I am looking for a methodology for choosing a language. I am not asking for opinions about languages. I have been tasked with the process of comparing our shop's current language with others that are available. We are a web development shop btw.

Our CEO would like a full white paper about all web based languages that are available, What parent language they are derivatives of (e.g jsp is from java which is from c/c++). I need to create a matrix with all the key factors of a particular language as well and the short comings of that given language. Is the language limited by platform, is it designed for functional programming, procedural or OO or can it be used with any programming paradigm?

I also need to have information less technical, like the size of the talent pool for a given language and the median salary in that pool. How will the marketplace view our choice?

We started looking for a consultant to help us understand all of these things but what we have found it that most consultants are coming from a development background and often it seems that the answer is "xxx is the best language because it is the one that I have used the most over the last n years and it has never let me down. You could Supplement it with yyy for front end and use zzz library"

I am feeling overwhelmed with this task and I feel like the best course of action, given what our CEO is looking for, is to look in the world of academia and hire a professor with no actual development experience to come in and "teach" us about all possible languages.

Has anyone else had to go through this exercise? If you have can you share the steps and/or methodology you used to go through the process?

closed as too broad by gnat, user40980, Kilian Foth, user22815, GlenH7 Oct 9 '14 at 17:53

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    Does the CEO actually plan to use this matrix to decide things such as "We will use ${language} to build ${nextBigProject}!" To build something that might actually be useful for this (though I'm not sure it will ever be seriously useful) would probably take a significant amount of time, and there would be ongoing maintenance on it as well. – FrustratedWithFormsDesigner Oct 8 '14 at 17:22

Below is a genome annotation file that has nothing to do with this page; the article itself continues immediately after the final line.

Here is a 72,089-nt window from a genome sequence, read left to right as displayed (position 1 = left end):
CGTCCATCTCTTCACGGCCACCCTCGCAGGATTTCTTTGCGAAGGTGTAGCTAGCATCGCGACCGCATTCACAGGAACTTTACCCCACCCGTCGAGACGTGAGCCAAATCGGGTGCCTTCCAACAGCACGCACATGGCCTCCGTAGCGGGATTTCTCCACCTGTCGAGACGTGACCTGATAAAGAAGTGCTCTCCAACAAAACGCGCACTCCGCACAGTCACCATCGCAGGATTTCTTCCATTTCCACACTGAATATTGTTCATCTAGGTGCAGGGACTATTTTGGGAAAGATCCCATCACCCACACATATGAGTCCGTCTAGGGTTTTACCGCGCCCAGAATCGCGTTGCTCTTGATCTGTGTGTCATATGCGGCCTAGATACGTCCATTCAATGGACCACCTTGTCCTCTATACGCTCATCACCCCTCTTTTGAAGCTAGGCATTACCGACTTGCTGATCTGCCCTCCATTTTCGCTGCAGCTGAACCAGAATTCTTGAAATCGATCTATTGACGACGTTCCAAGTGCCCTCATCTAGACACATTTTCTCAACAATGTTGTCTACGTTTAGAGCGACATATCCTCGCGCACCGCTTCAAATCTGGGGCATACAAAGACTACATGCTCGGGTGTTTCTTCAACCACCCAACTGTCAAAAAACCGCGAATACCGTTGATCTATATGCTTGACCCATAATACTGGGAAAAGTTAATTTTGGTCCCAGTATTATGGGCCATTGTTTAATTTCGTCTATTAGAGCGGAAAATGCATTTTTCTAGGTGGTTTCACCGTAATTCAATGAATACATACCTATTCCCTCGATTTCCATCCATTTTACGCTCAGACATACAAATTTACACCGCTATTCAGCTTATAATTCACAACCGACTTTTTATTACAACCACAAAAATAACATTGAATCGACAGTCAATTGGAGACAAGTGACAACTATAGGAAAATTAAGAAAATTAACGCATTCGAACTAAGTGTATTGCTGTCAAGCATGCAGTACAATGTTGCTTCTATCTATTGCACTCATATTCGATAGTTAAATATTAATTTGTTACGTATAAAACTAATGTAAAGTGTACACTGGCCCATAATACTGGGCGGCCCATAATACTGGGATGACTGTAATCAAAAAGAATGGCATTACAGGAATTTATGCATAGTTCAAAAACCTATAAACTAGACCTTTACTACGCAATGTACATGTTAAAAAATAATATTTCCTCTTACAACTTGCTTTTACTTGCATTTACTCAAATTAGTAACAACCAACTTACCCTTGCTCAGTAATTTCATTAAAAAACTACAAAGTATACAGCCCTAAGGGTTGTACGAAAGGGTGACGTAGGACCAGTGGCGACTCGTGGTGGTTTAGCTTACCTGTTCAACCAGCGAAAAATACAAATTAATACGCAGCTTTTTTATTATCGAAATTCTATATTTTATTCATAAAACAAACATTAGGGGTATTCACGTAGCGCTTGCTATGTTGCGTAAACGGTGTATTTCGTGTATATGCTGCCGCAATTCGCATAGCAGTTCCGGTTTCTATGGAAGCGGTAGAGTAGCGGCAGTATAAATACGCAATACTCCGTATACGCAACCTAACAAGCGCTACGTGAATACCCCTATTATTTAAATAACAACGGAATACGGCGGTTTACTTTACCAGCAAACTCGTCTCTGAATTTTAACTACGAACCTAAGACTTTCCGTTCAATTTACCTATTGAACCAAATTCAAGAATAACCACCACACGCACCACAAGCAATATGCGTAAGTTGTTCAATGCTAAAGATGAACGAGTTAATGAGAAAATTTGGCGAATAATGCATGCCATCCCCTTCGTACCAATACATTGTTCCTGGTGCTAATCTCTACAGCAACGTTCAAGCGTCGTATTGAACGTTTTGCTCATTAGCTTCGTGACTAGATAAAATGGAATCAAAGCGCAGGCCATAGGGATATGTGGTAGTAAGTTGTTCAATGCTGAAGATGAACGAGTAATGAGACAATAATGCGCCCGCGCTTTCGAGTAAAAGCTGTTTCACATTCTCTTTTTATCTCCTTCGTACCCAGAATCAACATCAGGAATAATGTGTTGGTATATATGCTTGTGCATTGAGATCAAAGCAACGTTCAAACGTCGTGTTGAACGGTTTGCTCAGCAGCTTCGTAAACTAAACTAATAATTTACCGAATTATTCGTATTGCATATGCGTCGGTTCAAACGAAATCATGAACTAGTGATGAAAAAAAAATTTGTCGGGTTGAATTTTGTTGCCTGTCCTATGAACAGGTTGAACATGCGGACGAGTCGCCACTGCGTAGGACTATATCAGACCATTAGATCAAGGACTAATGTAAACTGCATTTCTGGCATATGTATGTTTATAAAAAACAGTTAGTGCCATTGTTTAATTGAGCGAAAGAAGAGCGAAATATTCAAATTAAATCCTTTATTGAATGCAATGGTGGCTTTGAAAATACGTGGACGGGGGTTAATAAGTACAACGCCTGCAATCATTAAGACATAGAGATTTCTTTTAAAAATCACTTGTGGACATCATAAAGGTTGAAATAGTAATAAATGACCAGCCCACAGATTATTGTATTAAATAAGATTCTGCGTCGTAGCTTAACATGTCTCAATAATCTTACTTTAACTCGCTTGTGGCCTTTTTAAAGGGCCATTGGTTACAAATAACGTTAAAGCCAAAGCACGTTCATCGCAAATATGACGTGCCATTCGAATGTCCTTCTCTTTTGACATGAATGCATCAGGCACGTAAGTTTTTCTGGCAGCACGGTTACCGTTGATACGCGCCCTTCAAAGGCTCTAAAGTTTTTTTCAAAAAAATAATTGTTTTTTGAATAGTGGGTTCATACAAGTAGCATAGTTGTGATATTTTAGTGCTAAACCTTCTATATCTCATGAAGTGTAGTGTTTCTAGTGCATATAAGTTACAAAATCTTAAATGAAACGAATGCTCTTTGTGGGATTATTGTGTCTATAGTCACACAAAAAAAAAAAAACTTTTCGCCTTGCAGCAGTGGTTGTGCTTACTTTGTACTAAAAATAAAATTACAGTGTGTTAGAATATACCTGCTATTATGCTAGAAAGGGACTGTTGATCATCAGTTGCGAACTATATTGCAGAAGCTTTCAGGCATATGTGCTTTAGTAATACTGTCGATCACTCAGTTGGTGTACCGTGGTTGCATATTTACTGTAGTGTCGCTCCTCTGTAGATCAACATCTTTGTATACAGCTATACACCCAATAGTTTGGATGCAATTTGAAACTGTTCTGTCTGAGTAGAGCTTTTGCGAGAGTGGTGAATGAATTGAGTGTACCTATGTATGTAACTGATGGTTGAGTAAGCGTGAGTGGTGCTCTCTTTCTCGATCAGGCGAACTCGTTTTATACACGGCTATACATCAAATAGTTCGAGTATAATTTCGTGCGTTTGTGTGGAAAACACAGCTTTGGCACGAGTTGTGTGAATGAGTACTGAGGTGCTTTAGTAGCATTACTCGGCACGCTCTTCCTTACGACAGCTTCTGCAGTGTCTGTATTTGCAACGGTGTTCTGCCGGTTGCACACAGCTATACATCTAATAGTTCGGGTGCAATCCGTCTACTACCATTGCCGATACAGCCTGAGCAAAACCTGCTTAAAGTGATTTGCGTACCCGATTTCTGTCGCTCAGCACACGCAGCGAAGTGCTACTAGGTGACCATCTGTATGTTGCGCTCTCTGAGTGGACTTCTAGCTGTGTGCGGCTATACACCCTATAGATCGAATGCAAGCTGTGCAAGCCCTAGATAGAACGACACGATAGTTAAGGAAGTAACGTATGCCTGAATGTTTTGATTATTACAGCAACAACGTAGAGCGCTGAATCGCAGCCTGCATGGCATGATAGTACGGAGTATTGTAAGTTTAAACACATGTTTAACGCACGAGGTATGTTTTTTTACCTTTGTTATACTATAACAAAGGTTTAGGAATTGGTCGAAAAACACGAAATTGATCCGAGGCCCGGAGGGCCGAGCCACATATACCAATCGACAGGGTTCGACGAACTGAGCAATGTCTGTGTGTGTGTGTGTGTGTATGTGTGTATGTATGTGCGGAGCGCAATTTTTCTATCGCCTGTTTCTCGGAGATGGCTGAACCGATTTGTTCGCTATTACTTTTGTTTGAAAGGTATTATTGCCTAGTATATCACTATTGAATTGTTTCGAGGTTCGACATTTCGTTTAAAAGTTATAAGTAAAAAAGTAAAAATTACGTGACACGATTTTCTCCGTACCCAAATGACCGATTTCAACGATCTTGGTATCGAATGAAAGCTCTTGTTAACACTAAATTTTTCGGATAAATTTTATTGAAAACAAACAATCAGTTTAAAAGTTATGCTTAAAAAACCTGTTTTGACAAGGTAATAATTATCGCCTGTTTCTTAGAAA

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    I think a general guide to choose a language/environment for a project might be to first try to get a deeper understanding of the specific problem that the project is trying to solve (in a language-agnostic way), look for tools/libraries that best help solve it at that time, then look at what languages you need to know to work with those tools/libraries. That will probably give you shortlist of languages, and from there you can winnow it down based on your familiarity with them, vendor support, budget, etc... – FrustratedWithFormsDesigner Oct 8 '14 at 17:25
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    The very first question to answer is, "do we need to change at all?" What problems are not being solved by your current choice of language? – John Bode Oct 8 '14 at 17:31
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    How can Stack Overflow help developers evaluate technologies? "This morning I had about 8 frameworks in front of me, trying to decide which one I'll use..." – gnat Oct 8 '14 at 17:54
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    In practice you might as well throw darts. In the web arena (especially JavaScript, et al) there are dozens (if not hundreds) of options, with assorted strengths, weaknesses, affinities, and incompatibilities. You can analyze it to death, or just make an educated guess, go forward, and do a mid-course correction if needed. – Daniel R Hicks Oct 8 '14 at 22:01